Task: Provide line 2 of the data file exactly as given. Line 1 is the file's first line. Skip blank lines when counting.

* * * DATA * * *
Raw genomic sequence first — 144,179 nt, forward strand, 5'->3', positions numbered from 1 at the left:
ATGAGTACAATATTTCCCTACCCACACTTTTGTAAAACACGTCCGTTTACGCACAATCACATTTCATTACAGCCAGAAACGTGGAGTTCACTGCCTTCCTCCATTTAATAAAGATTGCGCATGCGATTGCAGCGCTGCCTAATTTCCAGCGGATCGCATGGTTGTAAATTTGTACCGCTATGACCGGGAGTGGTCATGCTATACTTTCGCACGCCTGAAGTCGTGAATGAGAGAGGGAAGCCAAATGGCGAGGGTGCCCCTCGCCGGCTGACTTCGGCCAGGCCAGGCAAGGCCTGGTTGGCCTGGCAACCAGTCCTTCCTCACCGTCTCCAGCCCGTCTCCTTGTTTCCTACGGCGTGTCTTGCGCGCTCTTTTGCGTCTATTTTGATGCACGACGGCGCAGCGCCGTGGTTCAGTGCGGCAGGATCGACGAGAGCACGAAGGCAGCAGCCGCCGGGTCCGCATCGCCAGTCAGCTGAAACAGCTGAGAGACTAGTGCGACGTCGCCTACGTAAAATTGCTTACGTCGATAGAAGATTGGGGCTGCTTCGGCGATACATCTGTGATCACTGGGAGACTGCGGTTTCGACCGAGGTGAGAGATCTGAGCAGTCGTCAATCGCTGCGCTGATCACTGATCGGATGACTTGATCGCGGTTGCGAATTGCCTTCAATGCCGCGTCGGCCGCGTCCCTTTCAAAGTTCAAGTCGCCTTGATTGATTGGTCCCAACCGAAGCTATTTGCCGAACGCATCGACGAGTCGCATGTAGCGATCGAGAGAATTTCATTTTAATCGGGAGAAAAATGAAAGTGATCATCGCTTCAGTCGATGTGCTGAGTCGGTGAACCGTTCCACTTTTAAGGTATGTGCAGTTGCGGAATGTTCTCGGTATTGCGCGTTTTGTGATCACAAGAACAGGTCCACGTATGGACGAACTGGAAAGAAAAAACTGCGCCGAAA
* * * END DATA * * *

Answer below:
ATGAGTACAATATTTCCCTACCCACACTTTTGTAAAACACGTCCGTTTACGCACAATCACATTTCATTACAGCCAGAAACGTGGAGTTCACTGCCTTCCTCCATTTAATAAAGATTGCGCATGCGATTGCAGCGCTGCCTAATTTCCAGCGGATCGCATGGTTGTAAATTTGTACCGCTATGACCGGGAGTGGTCATGCTATACTTTCGCACGCCTGAAGTCGTGAATGAGAGAGGGAAGCCAAATGGCGAGGGTGCCCCTCGCCGGCTGACTTCGGCCAGGCCAGGCAAGGCCTGGTTGGCCTGGCAACCAGTCCTTCCTCACCGTCTCCAGCCCGTCTCCTTGTTTCCTACGGCGTGTCTTGCGCGCTCTTTTGCGTCTATTTTGATGCACGACGGCGCAGCGCCGTGGTTCAGTGCGGCAGGATCGACGAGAGCACGAAGGCAGCAGCCGCCGGGTCCGCATCGCCAGTCAGCTGAAACAGCTGAGAGACTAGTGCGACGTCGCCTACGTAAAATTGCTTACGTCGATAGAAGATTGGGGCTGCTTCGGCGATACATCTGTGATCACTGGGAGACTGCGGTTTCGACCGAGGTGAGAGATCTGAGCAGTCGTCAATCGCTGCGCTGATCACTGATCGGATGACTTGATCGCGGTTGCGAATTGCCTTCAATGCCGCGTCGGCCGCGTCCCTTTCAAAGTTCAAGTCGCCTTGATTGATTGGTCCCAACCGAAGCTATTTGCCGAACGCATCGACGAGTCGCATGTAGCGATCGAGAGAATTTCATTTTAATCGGGAGAAAAATGAAAGTGATCATCGCTTCAGTCGATGTGCTGAGTCGGTGAACCGTTCCACTTTTAAGGTATGTGCAGTTGCGGAATGTTCTCGGTATTGCGCGTTTTGTGATCACAAGAACAGGTCCACGTATGGACGAACTGGAAAGAAAAAACTGCGCCGAAA